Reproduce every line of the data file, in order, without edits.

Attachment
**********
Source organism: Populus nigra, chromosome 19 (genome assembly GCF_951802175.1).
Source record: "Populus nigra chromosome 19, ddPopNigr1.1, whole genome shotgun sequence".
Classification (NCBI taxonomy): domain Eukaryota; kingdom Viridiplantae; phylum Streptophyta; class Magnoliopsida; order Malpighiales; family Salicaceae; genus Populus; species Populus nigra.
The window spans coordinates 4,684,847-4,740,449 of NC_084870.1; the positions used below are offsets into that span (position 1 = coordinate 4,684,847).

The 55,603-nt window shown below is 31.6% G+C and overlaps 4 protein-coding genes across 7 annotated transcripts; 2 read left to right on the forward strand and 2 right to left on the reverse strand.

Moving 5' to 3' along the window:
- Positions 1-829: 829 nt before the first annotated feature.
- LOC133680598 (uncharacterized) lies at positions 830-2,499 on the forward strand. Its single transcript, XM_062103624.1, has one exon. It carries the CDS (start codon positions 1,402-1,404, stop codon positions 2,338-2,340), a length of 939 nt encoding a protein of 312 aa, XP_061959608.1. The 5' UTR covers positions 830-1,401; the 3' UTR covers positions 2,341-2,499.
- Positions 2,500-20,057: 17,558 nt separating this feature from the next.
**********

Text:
Source organism: Populus nigra, chromosome 19 (genome assembly GCF_951802175.1).
Source record: "Populus nigra chromosome 19, ddPopNigr1.1, whole genome shotgun sequence".
Classification (NCBI taxonomy): domain Eukaryota; kingdom Viridiplantae; phylum Streptophyta; class Magnoliopsida; order Malpighiales; family Salicaceae; genus Populus; species Populus nigra.
The window spans coordinates 4,684,847-4,740,449 of NC_084870.1; the positions used below are offsets into that span (position 1 = coordinate 4,684,847).

The 55,603-nt window shown below is 31.6% G+C and overlaps 4 protein-coding genes across 7 annotated transcripts; 2 read left to right on the forward strand and 2 right to left on the reverse strand.

Moving 5' to 3' along the window:
- Positions 1-829: 829 nt before the first annotated feature.
- LOC133680598 (uncharacterized) lies at positions 830-2,499 on the forward strand. Its single transcript, XM_062103624.1, has one exon. It carries the CDS (start codon positions 1,402-1,404, stop codon positions 2,338-2,340), a length of 939 nt encoding a protein of 312 aa, XP_061959608.1. The 5' UTR covers positions 830-1,401; the 3' UTR covers positions 2,341-2,499.
- Positions 2,500-20,057: 17,558 nt separating this feature from the next.